Now, you’ve gone through the first motions of creating a book baby. You’ve created a few characters, an intriguing world, and a semi formed plot twist. You have notes scribbled in the margins of the notebook and you’ve found your favorite pen. What now? Well, it’ll almost be November now. It’s almost time to start your NaNo. What you need to know about writing is that there are certain programs that will help you during this time. My favorite one is Scrivener. They offer a free 30 day trial (and a discount to all winners). What better time to try out the program than during your NaNo? Spend some time looking over the details of the program and see if it’s for you. There are numerous videos on youtube showing how to use the program. On Nov 1st, go ahead and activate the free trial. It’ll help more than I can describe.
Do I have any tips for you?
I’ve already told you not to edit. So I stress, don’t edit! But beyond that, I need you to know that there are other tips that can help you survive NaNoWriMo. Let your family and friends know what you’re doing. Writing 50,000 words isn’t easy, and it takes up a bit of time. Be prepared to spend lots of November doing nothing but writing. I like to try and keep myself a day ahead. I always start out with a bang, I over write. I try to keep up on that as long as possible because at some point something is going to happen that is going to make you lose a day or two. If you have a healthy amount of extra words, you can safely lose this time and not fall behind on NaNo. Which brings me to my second very important tip.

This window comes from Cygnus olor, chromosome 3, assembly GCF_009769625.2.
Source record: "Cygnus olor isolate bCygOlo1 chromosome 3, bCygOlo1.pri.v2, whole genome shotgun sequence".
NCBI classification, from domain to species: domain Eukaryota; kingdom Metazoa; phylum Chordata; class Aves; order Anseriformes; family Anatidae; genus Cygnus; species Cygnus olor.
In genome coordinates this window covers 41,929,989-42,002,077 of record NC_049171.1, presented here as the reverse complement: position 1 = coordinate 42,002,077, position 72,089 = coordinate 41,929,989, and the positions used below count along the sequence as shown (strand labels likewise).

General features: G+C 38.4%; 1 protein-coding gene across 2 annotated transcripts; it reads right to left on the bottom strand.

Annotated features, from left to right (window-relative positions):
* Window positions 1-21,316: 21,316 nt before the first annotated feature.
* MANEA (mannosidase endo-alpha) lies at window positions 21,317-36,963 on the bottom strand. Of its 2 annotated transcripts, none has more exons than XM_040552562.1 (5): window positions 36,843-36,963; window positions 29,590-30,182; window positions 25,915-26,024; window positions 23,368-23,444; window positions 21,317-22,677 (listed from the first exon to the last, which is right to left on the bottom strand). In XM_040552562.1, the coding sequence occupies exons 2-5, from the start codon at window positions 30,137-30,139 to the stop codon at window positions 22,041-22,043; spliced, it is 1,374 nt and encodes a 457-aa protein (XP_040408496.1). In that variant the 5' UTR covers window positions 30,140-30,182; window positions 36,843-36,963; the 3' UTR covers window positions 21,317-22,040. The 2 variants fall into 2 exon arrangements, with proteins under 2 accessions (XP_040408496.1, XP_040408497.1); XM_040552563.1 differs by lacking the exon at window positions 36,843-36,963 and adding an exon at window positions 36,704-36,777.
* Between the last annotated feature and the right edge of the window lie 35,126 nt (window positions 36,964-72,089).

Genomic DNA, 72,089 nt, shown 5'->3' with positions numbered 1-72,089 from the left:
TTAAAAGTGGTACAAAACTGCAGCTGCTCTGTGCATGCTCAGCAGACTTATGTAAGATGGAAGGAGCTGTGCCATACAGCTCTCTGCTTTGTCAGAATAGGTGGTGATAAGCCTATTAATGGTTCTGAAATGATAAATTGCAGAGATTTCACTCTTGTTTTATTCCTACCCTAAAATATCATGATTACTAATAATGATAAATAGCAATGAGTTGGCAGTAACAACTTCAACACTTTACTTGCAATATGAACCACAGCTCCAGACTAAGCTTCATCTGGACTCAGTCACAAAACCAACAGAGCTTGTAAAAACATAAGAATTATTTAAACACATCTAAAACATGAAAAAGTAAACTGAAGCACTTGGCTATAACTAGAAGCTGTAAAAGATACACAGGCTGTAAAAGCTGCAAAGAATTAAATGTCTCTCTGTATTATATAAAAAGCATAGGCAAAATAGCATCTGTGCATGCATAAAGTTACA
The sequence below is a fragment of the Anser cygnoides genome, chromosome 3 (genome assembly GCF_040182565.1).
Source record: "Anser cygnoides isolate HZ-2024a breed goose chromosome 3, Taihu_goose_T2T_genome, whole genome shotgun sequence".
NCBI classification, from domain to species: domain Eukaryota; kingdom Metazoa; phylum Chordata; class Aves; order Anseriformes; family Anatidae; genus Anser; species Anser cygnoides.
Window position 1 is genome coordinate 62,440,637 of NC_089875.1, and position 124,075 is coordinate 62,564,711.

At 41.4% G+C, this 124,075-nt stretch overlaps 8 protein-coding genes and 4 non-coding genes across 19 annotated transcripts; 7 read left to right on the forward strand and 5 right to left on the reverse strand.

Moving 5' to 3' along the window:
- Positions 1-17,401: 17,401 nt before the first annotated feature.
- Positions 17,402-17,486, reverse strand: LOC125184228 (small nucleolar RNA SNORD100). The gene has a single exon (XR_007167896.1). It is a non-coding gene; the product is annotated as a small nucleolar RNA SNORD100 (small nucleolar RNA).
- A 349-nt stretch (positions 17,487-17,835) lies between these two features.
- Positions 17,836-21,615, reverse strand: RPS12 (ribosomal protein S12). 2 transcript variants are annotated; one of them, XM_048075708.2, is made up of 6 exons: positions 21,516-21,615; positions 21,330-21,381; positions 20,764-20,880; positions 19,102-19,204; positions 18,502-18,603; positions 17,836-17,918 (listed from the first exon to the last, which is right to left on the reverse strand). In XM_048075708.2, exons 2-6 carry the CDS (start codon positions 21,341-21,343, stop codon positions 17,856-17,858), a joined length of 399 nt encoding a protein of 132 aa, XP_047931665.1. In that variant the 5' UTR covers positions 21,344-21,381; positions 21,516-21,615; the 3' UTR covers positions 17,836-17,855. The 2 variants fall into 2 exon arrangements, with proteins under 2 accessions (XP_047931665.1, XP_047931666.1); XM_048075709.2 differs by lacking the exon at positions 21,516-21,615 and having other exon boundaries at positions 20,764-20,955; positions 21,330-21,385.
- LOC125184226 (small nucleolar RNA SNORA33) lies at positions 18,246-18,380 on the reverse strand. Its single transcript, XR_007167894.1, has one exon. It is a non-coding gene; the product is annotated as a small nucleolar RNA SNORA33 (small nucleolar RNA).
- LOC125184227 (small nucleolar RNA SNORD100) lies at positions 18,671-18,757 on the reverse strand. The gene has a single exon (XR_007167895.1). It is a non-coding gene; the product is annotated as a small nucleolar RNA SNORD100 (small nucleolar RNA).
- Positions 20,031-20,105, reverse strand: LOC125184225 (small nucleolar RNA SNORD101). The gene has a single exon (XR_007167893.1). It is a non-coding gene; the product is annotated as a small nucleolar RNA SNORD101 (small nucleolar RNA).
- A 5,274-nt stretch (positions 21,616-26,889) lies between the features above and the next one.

DO NOT FALL BEHIND. I really do mean this. Falling behind is what causes lots of WriMo’s to quite early. It becomes overwhelming and feels like a task that you no longer want to do. Try not to fall behind, and the best way I can say to do this is to write what you can. If you’re having a seriously busy day, don’t just put off your words for the next day. Try your hardest to get any amount of time in, weather it’s 15 minutes or 30. Half of your daily count means you won’t have as much to make up the next day.
Another thing that helps me is to do sprints. Set a timer, shut off any electronics, disconnect the internet if you must. Turn off the tv and close the door. The timer should be set for an amount of time that you feel comfortable with, 15-30 minutes. Write that entire time. I usually can get away with doing this twice a day and I end up with my daily count.
Speaking of which, you will have to write 1,667 words a day. That usually takes me about an hour, I type quickly. I suggest trying to work on how quickly and efficiently you can type in the month of October. You’re going to need it.
Sleep when you are tired. I remember last year when I was writing. I refused to drink coffee because I knew that once I got my word count in, I was going to go to sleep for the night. Half way through my writing I ended up dozing off, while typing. I guess it was more like a trance in which I was daydreaming, typing with my eyes shut. Somehow, my sci-fi character began talking about rescuing the second main character from “Hogwartz”. Just like that. I began rambling about this. Before I knew it, I had my word count, but it was all about this “Hogwartz” place. Get your sleep folks.
My final piece of advice? Don’t give up. Please. I beg you. Do not give up. This is important work. It’s a story itching to get out of you. It’s an entire world that will never exist if you don’t put it on paper. It’s a part of you that the world might never know, unless you write it down. Whatever you do, push through it, and keep pushing. Push until you can’t anymore, and then push some more. What you’re doing this November could change your entire world. Remember that. Look forward to how it will feel to have an entire novel at the end of November.
If you are going to do NaNoWriMo this year, I encourage you to share with everyone else. I encourage you to have fun with it. Insert tiny t-rex characters or a character that owns a cat who likes to cuddle the character’s left shoe. Be silly. Be serious. Make jokes. Be who you really are, and don’t doubt. At the end of this, if you don’t like it, you don’t have to show a single person. You don’t send your actual words to anyone, only the word count.
I wish you good luck, and happy typing. 🙂